“You have to raise a minimum of $5000.00 and I’ve raised over that including this year and the past three years. So, my total funds over the past three years are over $20,000.00 and I designate my funds to bone marrow transplant research cause I used to work here at Huntsman here in Salt Lake with Bone Marrow transplant patients.”

Every dollar raised goes directly to Dan-Farber. Last year they raised $56 million which brought the 39-year donation total to $654 million. There are five riders representing the Wasatch Back in this year’s Pan-Mass Bike-A-Thon August 3rd and 4th.

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Heber Valley Artisan Cheese held their 2nd annual Ice Sculptures Exhibition this weekend. Several local businesses sponsored the sculptures being displayed. There were also two different ice carving demonstrations. The event was free to the public.

The annual event began last year when Carolee Kohler saw ice sculpting on a Hallmark movie and thought it would be a fun idea for their farm. They are also considering a woodcarving event.

According to Lindsey Strother, social media and events coordinator, each sculpture takes between 1-3 hours to carve. “We contacted Amazing Ice Creations back in November, and we reached out to local companies to sponsor the ice sculptures,” she said. “Yesterday morning around 9 am, they came in a massive truck and dropped them all off for us, and we set them up.”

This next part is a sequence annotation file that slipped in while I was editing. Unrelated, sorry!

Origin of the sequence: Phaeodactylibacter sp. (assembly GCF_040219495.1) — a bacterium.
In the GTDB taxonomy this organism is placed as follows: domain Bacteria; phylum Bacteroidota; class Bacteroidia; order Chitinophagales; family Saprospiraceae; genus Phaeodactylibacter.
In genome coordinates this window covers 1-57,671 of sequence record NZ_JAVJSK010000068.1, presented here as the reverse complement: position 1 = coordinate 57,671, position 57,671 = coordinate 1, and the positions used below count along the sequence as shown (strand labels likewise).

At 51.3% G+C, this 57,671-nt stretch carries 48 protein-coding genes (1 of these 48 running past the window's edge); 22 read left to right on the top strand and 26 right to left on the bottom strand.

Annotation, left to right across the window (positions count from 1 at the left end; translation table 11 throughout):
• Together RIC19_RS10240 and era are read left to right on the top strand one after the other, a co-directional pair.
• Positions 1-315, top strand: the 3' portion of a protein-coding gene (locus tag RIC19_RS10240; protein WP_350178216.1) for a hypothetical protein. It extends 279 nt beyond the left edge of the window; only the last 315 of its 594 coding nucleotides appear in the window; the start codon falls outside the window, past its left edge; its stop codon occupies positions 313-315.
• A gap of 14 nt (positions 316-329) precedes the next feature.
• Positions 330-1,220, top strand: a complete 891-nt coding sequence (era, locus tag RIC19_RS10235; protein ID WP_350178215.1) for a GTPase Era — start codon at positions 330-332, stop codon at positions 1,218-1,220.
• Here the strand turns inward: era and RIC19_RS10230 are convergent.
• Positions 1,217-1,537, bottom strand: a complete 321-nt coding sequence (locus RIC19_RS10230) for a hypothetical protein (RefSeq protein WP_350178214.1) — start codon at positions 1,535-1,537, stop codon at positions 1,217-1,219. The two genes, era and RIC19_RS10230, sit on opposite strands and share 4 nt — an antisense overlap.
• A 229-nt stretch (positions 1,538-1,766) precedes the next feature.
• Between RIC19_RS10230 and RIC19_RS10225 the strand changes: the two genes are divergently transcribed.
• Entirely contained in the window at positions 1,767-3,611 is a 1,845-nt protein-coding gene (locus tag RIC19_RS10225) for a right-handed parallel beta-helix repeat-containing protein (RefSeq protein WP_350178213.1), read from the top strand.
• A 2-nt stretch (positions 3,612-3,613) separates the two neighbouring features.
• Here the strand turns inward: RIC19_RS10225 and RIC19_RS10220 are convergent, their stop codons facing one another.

Along with the ice sculptures, sponsors receive a sign and canopy for the display and social media marketing. The sponsors decide what they want to have sculpted. After the event, they can take the ice sculptures and display them at their businesses. The creations normally last a couple of weeks. Some will be left in the field and can be viewed throughout the week.

The ice this year included Olaf, company logos, animals, and other items. Darron Kingston, the sculptor, has carved ice for over 10 years with his dad. According to Kingston, “I like sculptures that give me a challenge. Here, for example, my favorite was the lumberjack.” One of his favorite past creations was a 9-foot bear.

Grant Kohler, owner of Heber Valley Artisan Cheese, explained, “We decided to do something that was free and something that people could just get out and come and enjoy. Especially this year with Covid, it seems like Januarys are slow months. People are looking for things to be able to get outside and do.” He continued, “Businesses pay in and buy the sculptures, we have them sculpted, and then we just let people come and enjoy them.” Kohler estimated around 3,000 to 4,000 people will stop by the event.

The dairy farm also offers cheese-making classes and tours of their new robotic barn. “The tours are everyday except Sunday,” according to Kohler. “People hayride over, intermingle with the cows, see the barn and amenities, and watch the cows be milked. The cows will literally go get milked on their own.” Tickets for the tours and other events are available on the Heber Valley Artisan Cheese website: